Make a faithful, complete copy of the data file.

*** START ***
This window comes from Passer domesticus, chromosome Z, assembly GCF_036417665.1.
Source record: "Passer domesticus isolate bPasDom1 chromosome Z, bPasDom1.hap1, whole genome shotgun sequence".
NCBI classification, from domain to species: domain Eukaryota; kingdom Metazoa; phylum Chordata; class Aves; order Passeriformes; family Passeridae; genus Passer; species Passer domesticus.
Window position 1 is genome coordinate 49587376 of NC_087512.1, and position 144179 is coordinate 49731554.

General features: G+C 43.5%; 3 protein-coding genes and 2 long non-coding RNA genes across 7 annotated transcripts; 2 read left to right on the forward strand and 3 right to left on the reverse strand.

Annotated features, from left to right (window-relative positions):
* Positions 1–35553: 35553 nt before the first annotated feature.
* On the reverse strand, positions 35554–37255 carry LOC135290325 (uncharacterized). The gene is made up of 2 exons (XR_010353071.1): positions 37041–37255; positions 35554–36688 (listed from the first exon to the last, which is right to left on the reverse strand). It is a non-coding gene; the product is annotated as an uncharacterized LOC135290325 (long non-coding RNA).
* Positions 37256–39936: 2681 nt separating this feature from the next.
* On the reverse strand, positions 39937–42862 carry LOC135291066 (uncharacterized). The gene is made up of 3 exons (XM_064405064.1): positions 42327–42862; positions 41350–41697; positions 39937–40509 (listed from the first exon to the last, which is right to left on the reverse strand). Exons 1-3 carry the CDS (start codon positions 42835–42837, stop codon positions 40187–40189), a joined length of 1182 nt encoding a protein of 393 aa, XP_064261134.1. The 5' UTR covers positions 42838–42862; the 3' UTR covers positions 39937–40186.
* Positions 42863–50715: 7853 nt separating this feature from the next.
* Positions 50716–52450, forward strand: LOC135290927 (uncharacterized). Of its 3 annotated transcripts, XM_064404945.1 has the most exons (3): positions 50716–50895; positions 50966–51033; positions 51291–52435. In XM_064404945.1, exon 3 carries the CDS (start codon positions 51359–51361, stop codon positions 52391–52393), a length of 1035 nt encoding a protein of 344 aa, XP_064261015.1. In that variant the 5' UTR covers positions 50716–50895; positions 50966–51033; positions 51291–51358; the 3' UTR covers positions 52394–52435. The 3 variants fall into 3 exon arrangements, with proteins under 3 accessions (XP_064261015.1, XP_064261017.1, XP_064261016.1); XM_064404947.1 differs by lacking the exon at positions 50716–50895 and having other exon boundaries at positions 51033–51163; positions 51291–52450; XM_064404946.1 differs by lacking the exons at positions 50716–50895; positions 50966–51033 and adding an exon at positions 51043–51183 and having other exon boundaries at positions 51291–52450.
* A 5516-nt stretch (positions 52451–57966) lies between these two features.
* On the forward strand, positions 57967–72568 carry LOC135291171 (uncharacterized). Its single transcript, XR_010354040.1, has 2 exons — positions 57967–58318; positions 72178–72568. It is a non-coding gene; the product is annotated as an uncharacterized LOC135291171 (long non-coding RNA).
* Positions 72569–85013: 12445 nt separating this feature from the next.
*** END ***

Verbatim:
This window comes from Passer domesticus, chromosome Z, assembly GCF_036417665.1.
Source record: "Passer domesticus isolate bPasDom1 chromosome Z, bPasDom1.hap1, whole genome shotgun sequence".
NCBI classification, from domain to species: domain Eukaryota; kingdom Metazoa; phylum Chordata; class Aves; order Passeriformes; family Passeridae; genus Passer; species Passer domesticus.
Window position 1 is genome coordinate 49587376 of NC_087512.1, and position 144179 is coordinate 49731554.

General features: G+C 43.5%; 3 protein-coding genes and 2 long non-coding RNA genes across 7 annotated transcripts; 2 read left to right on the forward strand and 3 right to left on the reverse strand.

Annotated features, from left to right (window-relative positions):
* Positions 1–35553: 35553 nt before the first annotated feature.
* On the reverse strand, positions 35554–37255 carry LOC135290325 (uncharacterized). The gene is made up of 2 exons (XR_010353071.1): positions 37041–37255; positions 35554–36688 (listed from the first exon to the last, which is right to left on the reverse strand). It is a non-coding gene; the product is annotated as an uncharacterized LOC135290325 (long non-coding RNA).
* Positions 37256–39936: 2681 nt separating this feature from the next.
* On the reverse strand, positions 39937–42862 carry LOC135291066 (uncharacterized). The gene is made up of 3 exons (XM_064405064.1): positions 42327–42862; positions 41350–41697; positions 39937–40509 (listed from the first exon to the last, which is right to left on the reverse strand). Exons 1-3 carry the CDS (start codon positions 42835–42837, stop codon positions 40187–40189), a joined length of 1182 nt encoding a protein of 393 aa, XP_064261134.1. The 5' UTR covers positions 42838–42862; the 3' UTR covers positions 39937–40186.
* Positions 42863–50715: 7853 nt separating this feature from the next.
* Positions 50716–52450, forward strand: LOC135290927 (uncharacterized). Of its 3 annotated transcripts, XM_064404945.1 has the most exons (3): positions 50716–50895; positions 50966–51033; positions 51291–52435. In XM_064404945.1, exon 3 carries the CDS (start codon positions 51359–51361, stop codon positions 52391–52393), a length of 1035 nt encoding a protein of 344 aa, XP_064261015.1. In that variant the 5' UTR covers positions 50716–50895; positions 50966–51033; positions 51291–51358; the 3' UTR covers positions 52394–52435. The 3 variants fall into 3 exon arrangements, with proteins under 3 accessions (XP_064261015.1, XP_064261017.1, XP_064261016.1); XM_064404947.1 differs by lacking the exon at positions 50716–50895 and having other exon boundaries at positions 51033–51163; positions 51291–52450; XM_064404946.1 differs by lacking the exons at positions 50716–50895; positions 50966–51033 and adding an exon at positions 51043–51183 and having other exon boundaries at positions 51291–52450.
* A 5516-nt stretch (positions 52451–57966) lies between these two features.
* On the forward strand, positions 57967–72568 carry LOC135291171 (uncharacterized). Its single transcript, XR_010354040.1, has 2 exons — positions 57967–58318; positions 72178–72568. It is a non-coding gene; the product is annotated as an uncharacterized LOC135291171 (long non-coding RNA).
* Positions 72569–85013: 12445 nt separating this feature from the next.